Eskew+Dumez+Ripple’s Commitment To Rebuild New Orleans Earns Them 2014 Architecture Firm Award

NEW ORLEANS – In 2014, New Orleans architecture firm Eskew+Dumez+Ripple was the 51st recipient of The American Institute of Architects (AIA)’s  Architecture Firm Award and the only practice in the Gulf Region to receive this honor.

         The AIA has a long tradition of recognizing individuals and organizations for their outstanding achievements in support of the profession of architecture. Given annually, the Architecture Firm Award—the highest honor the professional organization can bestow on a practicing architecture firm—began in 1962, has remained a highly respected award of distinction throughout its 52-year history and is given to a practice that has consistently produced distinguished architecture for at least 10 years.

         Recognized for using modernism to repair, restore, and enhance the unique cultural and historic context of New Orleans, EDR was honored at the AIA 2014 National Convention and Design Exposition in Chicago.

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         Founded in 1989 by Allen Eskew, FAIA (1948-2013), reps say much of the firm’s success has derived from its commitment to build a culture centered on mentorship and the development of young talent—earning the firm two AIA National Intern Development Program (IDP) Outstanding Firm Awards—in addition to its enduring core values: design excellence, environmental responsibility, community outreach and client commitment.

         Housed in an open studio offering expansive views of the Mississippi River and the French Quarter, EDR’s New Orleans-based multi-disciplinary practice is comprised of 45 professionals.

         Reps say their firm size and management protocols are structured to provide hands-on principal involvement in every commission they undertake from conception to completion.

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         EDR participated in a number of committees and initiatives intent on rebuilding New Orleans post-Katrina including the Bring New Orleans Back Commission Urban Planning Committee, the Sustainable Restoration Plan for the Holy Cross/ Lower 9th Ward neighborhood, the New Orleans AIA Sustainable Design Assessment Team (SDAT), the New Orleans Civic Center Planning Task Force, and more.

         EDR’s projects have included:

 

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• 930 Poydras Residential Tower – 930 Poydras St.

• Civic Theatre Restoration – 510 O’Keefe Ave.

• U.S. Mint Jazz Theatre Renovation – 400 Esplanade Ave.

• New Orleans Bioinnovation Center –1441 Canal St.

• Rosa F. Keller Library and Community Center – 4300 S Broad St.

• Kate & Laurance Eustis Chapel at Ochsner Clinic – 1319 Jefferson Hwy.

• L.B. Landry High School – 1200 L B Landry Ave.

• New Orleans Museum of Art Expansion and ongoing renovations – 1 Collin Diboll Circle

• Champions Square – 1500 Sugar Bowl Dr.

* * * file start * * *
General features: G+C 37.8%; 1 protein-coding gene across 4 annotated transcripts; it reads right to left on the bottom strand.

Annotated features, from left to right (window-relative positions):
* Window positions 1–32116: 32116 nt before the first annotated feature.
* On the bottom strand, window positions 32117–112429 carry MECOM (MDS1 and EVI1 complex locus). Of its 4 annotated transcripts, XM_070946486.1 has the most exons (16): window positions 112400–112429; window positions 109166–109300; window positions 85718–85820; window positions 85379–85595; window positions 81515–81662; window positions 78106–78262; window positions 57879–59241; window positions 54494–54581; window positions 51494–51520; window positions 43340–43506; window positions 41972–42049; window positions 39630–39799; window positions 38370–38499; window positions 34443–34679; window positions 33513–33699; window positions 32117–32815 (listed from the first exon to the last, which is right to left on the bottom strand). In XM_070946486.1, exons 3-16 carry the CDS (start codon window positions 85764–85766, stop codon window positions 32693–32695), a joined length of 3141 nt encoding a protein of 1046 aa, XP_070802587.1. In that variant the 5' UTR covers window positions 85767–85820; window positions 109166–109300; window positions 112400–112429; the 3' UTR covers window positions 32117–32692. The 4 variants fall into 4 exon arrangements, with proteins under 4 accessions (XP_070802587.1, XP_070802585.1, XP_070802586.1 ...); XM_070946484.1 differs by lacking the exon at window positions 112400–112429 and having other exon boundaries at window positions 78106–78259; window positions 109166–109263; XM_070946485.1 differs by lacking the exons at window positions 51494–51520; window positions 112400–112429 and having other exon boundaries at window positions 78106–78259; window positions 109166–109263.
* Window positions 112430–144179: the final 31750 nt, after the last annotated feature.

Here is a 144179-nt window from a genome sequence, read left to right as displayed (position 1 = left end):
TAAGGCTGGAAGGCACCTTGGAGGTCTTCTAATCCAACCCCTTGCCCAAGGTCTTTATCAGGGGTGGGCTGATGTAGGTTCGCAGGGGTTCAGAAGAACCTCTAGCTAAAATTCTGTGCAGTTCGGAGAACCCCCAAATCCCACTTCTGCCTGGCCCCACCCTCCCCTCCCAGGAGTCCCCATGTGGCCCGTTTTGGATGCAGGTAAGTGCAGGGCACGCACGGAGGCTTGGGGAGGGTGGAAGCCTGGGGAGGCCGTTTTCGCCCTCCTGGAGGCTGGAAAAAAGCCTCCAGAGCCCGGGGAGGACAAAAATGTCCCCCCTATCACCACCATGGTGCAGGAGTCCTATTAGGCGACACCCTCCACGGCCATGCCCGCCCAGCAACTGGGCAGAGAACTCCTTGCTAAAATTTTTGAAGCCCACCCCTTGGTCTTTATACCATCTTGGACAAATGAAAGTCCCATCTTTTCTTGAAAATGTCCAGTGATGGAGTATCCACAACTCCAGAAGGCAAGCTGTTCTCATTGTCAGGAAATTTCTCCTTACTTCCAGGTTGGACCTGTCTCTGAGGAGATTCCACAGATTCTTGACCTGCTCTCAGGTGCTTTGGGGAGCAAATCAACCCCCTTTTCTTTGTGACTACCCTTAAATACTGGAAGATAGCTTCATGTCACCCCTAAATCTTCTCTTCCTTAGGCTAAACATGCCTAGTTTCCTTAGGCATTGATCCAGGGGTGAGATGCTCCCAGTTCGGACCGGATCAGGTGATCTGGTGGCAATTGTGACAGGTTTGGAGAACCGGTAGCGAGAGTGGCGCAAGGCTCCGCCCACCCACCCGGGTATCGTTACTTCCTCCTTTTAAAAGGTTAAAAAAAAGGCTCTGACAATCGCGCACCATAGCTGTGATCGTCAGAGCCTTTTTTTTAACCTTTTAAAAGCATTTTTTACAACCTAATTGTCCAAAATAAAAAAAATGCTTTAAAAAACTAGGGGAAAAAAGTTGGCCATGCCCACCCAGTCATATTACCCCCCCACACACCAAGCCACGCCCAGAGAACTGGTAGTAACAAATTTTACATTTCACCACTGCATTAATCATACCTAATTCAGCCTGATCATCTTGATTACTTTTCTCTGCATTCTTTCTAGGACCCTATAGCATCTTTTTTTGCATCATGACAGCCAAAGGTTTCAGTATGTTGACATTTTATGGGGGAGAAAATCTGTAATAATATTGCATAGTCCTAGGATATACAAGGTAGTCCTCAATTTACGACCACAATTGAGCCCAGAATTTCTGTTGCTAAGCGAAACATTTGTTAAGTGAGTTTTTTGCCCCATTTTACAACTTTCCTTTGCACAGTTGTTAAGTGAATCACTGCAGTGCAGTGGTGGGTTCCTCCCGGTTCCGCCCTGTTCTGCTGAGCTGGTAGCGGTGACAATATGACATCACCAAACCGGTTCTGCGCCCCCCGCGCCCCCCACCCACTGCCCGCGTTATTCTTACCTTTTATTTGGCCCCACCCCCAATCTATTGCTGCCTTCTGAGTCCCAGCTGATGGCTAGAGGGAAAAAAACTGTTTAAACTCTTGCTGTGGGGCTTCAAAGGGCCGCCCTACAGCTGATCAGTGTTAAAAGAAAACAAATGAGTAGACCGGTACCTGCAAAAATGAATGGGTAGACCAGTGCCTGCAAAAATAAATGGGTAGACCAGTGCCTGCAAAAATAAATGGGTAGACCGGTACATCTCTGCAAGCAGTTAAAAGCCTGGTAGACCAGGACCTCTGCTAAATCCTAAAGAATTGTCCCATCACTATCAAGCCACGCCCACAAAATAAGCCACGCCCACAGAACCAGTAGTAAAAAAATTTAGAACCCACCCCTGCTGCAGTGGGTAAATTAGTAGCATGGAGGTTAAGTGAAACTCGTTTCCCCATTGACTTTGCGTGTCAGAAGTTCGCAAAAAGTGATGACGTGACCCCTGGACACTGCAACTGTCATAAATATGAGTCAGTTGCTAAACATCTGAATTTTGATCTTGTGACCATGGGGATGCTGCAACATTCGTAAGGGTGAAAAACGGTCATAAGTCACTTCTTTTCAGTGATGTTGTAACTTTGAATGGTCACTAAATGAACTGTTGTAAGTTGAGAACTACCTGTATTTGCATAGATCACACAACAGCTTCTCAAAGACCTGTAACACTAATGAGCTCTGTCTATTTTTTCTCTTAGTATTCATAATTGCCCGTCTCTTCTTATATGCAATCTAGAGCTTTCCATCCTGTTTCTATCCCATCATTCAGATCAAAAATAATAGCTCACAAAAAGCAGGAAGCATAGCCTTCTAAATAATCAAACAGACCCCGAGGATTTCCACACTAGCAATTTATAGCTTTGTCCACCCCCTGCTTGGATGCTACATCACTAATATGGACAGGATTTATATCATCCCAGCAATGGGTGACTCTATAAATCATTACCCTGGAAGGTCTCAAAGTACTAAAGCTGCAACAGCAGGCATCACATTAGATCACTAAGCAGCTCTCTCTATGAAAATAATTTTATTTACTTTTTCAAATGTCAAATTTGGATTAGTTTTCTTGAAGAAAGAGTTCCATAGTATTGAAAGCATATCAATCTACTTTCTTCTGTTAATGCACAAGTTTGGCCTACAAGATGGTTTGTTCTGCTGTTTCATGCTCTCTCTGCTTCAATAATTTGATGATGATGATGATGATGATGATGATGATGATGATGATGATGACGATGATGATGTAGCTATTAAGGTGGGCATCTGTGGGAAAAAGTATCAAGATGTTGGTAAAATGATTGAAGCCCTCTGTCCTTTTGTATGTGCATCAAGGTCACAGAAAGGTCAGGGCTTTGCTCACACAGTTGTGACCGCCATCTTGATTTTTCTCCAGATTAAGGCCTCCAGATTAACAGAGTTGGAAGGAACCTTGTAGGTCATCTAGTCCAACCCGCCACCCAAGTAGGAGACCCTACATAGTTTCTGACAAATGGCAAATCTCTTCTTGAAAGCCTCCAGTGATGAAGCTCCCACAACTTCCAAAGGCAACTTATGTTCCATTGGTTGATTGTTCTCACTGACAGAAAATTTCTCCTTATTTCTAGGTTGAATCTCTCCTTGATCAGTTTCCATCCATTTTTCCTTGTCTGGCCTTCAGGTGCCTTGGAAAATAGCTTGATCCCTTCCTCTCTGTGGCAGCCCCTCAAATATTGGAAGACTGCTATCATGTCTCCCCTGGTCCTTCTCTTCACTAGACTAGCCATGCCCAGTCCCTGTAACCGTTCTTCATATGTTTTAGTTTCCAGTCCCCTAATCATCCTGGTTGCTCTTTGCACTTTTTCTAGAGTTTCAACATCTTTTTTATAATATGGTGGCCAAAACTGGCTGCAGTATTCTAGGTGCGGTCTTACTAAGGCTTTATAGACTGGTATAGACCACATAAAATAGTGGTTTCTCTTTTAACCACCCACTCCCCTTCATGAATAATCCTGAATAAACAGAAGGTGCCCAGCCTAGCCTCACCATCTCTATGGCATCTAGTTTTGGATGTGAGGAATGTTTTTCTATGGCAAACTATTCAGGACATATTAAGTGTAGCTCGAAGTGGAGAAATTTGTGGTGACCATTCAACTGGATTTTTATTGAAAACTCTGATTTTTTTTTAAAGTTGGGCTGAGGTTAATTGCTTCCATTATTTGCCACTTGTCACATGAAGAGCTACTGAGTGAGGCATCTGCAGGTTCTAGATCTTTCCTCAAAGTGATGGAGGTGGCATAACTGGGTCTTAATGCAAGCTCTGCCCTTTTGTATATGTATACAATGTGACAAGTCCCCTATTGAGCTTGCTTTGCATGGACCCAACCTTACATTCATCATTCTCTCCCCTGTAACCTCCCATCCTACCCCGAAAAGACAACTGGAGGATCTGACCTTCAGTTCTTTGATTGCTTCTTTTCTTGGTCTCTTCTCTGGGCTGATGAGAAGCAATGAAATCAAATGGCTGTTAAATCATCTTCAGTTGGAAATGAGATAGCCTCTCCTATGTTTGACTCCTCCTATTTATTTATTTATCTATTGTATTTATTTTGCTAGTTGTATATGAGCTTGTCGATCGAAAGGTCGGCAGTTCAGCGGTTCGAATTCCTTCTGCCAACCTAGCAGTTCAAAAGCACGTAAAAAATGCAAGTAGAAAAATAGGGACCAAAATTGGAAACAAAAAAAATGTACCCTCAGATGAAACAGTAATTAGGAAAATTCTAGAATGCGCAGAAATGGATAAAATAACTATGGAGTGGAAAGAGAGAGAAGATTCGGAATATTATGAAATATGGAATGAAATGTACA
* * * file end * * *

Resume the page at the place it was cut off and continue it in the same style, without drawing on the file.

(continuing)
• Prototype House/ Make It Right – 1826 Tennessee St.

 

         “Eskew+Dumez+Ripple lead a deeply nuanced practice born out of a critical engagement with their own surroundings, an exemplary approach that allows them to deal with an incredibly rich level of cultural specificity,” wrote AIA Gold Medalist Thom Mayne, FAIA, in a recommendation letter. Speaking of the firm’s Reinventing the Crescent plan, he said, “This careful and collaborative pursuit of civic solutions, which are at once pragmatic, environmentally responsible, and deeply context-driven, exemplifies the firm’s singular methodology, and is an outstanding example of the best aspects of American architecture.”

         “As a practicing architect and department head of the Fay Jones School of Architecture at the University of Arkansas, I know the education of an architect does not, and must not, end with receiving a degree,” wrote Marlon Blackwell, FAIA, in a recommendation letter. “It takes the tireless effort of firms like Eskew+Dumez+Ripple to construct a positive working environment within their offices that develop skills, disciplines, and deep values to empower every intern to achieve their own measure of success and purpose.”

         “The firm’s active civic leadership provides a stimulus for thoughtful urban reconstruction as the city heals,” wrote Julie Snow, FAIA, of Julie Snow Architects in a letter of recommendation. “This kind of leadership demands a generosity of time, a patience for the public process, and a lack of self-interest that is worthy of recognition.”

         Reed Kroloff, director of the Cranbrook Academy of Art and former dean of Tulane’s architecture school, said, “Rather than embracing the fundamental abstraction of Modernism as a point of departure and then inflecting it quietly toward the context of New Orleans, EDR revels in the complicated reality of New Orleans, and then abstracts it to create a Modern architecture that transcends its very particular place, an architecture that may be born of Louisiana, but not necessarily beholden to it.”

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